Table 1

Sequences of the primers used

Figure 2

Illustration of examples of loss of heterozygosity (LOH). Polymerase chain reaction products for normal tissue (N) and tumour (T) DNA are shown. Microsatellite alleles are represented by two signals in the case of heterozygosity. LOH at one allele corresponds to almost complete loss of one of two signals (arrowheads).

Point mutations at codon 12 of K-ras were analysed by dot blot hybridisation, as previously described.13


Categorical variables were analysed using Fisher's exact probability test; p<0.05 was considered significant.


Comparison of clinicopathological parameters between polypoid and non-polypoid infiltrative lesions is given in table 2. There were no significant differences between subgroups for any variable, including age, sex, location, size, histological grade, or stage.

Table 2

Clinicopathological characteristics of the two groups

The frequencies of LOH at 5q, 9p, 17p, and 18q, and mutations of K-ras overall and in the subgroups are shown in table 3. The number of informative cases at each locus was 30 cases at 5q, 25 cases at 9p and 17p, and 16 cases at 18q. The frequencies of polypoid and non-polypoid infiltrative type were: LOH at 5q, 73% (8/11) and 26% (5/19); 9p, 63% (5/8) and 59% (10/17); 17p, 55% (6/11) and 50% (7/14); and 18q, 20% (1/5) and 18% (2/11); and point mutations of K-ras, 25% (3/12) and 27% (6/22). The data for K-ras mutations were from our previous report.14 Interestingly, 5qLOH was detected in 73% of polypoid growth carcinomas but in only 26% of the non-polypoid type (p<0.05) (table 3). This was especially noteworthy with extrahepatic duct carcinomas (p<0.05) (table 4). As for LOH at other chromosome loci and mutations of K-ras, no differences in their frequencies were found between groups.

Table 3

Genetic alterations in biliary duct carcinoma

Table 4

Relationship between location and 5qLOH


Our present investigation revealed that LOH at 5q was prevalent in the polypoid type of BDCs, especially in extrahepatic duct carcinomas. Thus the results suggest that 5qLOH may have a close relation with polypoid growth.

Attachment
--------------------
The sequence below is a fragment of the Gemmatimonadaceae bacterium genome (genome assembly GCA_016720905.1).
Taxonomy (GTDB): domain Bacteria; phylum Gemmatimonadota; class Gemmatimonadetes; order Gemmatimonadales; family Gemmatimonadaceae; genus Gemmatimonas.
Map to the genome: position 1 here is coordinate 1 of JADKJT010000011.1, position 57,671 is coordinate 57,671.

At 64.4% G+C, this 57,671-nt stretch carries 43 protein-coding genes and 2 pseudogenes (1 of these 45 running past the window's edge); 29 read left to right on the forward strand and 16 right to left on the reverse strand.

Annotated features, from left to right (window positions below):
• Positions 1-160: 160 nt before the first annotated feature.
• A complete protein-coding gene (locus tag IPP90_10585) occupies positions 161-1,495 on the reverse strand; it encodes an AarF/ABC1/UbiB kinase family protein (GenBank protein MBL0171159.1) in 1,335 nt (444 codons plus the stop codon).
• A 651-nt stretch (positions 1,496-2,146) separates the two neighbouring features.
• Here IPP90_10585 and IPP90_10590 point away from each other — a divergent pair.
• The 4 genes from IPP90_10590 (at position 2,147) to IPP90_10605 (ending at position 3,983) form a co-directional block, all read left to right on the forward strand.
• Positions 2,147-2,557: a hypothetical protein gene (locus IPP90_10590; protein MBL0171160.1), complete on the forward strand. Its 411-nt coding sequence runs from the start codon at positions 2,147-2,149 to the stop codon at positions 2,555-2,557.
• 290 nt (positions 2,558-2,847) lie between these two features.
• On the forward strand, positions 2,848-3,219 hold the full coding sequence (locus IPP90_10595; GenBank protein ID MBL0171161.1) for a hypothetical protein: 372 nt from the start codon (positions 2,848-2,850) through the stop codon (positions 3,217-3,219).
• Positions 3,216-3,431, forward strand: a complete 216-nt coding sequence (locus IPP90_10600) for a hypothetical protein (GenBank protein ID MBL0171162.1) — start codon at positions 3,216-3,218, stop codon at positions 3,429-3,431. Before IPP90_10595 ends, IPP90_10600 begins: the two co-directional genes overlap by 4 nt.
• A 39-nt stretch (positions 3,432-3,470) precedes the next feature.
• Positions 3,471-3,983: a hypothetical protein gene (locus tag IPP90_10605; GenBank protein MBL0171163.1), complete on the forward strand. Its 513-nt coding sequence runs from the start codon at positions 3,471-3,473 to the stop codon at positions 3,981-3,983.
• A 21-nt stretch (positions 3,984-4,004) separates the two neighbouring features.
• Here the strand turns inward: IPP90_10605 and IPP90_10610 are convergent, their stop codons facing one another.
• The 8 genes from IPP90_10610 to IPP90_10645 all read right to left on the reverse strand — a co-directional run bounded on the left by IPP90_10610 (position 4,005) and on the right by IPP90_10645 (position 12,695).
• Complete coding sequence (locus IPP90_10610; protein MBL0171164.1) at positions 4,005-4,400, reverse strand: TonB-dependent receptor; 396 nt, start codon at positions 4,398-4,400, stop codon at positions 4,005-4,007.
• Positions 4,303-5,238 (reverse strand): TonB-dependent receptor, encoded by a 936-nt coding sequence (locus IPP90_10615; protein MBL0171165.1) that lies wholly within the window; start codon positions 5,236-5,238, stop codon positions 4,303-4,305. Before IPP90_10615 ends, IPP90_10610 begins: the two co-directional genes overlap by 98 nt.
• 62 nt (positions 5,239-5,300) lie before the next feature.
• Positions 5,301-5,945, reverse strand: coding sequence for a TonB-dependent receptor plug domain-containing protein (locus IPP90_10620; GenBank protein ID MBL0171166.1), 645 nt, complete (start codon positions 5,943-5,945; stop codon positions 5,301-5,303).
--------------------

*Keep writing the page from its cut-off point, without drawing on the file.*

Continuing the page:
There have been a number of reports concerning the relationship between LOH and growth pattern in various tumours but data for BDCs have not hitherto been reported. Regarding LOH at chromosome 5q, it is frequently detected in colorectal, oesophageal, gastric, ampullary, and duodenal carcinomas.15-21 In colorectal and ampullary adenomas that have polypoid and papillary growth, 5qLOH is relatively common, in line with our findings for BDCs.15 16 Thus 5qLOH may be an important genetic change determining polypoid growth because of the presence of tumour suppressor genes. For example, theAPC gene located on chromosome 5q is connected with beta-catenin and associated with cell adhesion.22-24 In future, analysis of the relationship between the APC gene and the polypoid growth pattern is warranted. However, regarding the character of non-polypoid infiltrating type tumours with 5qLOH compared with those without 5qLOH, no particular distinguishing characteristic in terms of clinicopathological or genetical findings was evident in the present study and further genetic studies in this area are required.

With regard to the overall incidence of LOH, in contrast with those for 5q, 9p, and 17p, the incidence of LOH at 18q was low in BDC. If we compare our present data with our previous results using the same primers and methods and Wistuba's findings for gall bladder carcinoma (GBC), the frequencies of 9p and 17pLOH are similar in both tumour types.25-27 In contrast, 5qLOH in BDC was more frequent and 18qLOH in BDC less prevalent than in GBC. However, other investigators have reported that the frequencies of 5q, 9p, and 17pLOH are high in GBC, similar to our present data for BDC.27Further studies are necessary to clarify the situation regarding the relation between BDC and GBC in terms of factors determining genetic alteration.

Recently, to explore the lost areas in chromosomes, analysis by comparative genomic hybridisation has been reported.28 The single report for biliary tract carcinoma demonstrated copy number decreases of 6q, 18q, 4q, 5q, and 9p. The high frequencies of copy number decreases of 5q and 9p are in line with our present data. The number of cases however was small and investigation of the relationship between these genetic changes and morphological pattern was not included. In future, examination by this technique may allow clarification of which genes are most important for development of BDC.

With regard to K-ras, gene mutations occur more frequently in the intrahepatic cholangiocarcinoma (ICC) of periductal extension type than the mass forming type.29 30 Moreover, in colorectal carcinomas, the frequency is higher in polypoid than ulcerative lesions.10In the present study, however, these was no relationship with growth pattern. Based on our results and previous reports, the relationship between K-ras point mutations and growth pattern in BDC may differ from those for ICC and colorectal carcinomas.

In summary, our data suggest that 5qLOH may have a close relation with polypoid growth of BDCs.


The authors are grateful to Yuzo Sakai and Yurika Tada of the Cancer Institute, Tokyo, Japan, for technical assistance. This work was supported by grants in aid from the Ministry of Education, Science, Sports, and Culture and the Ministry of Health and Welfare of Japan as well as the Vehicle Racing Commemorative Foundation and the Smoking Research Foundation.


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  • Abbreviations used in this paper:
    biliary duct carcinoma
    loss of heterozygosity
    polymerase chain reaction
    gall bladder carcinoma
    intrahepatic cholangiocarcinoma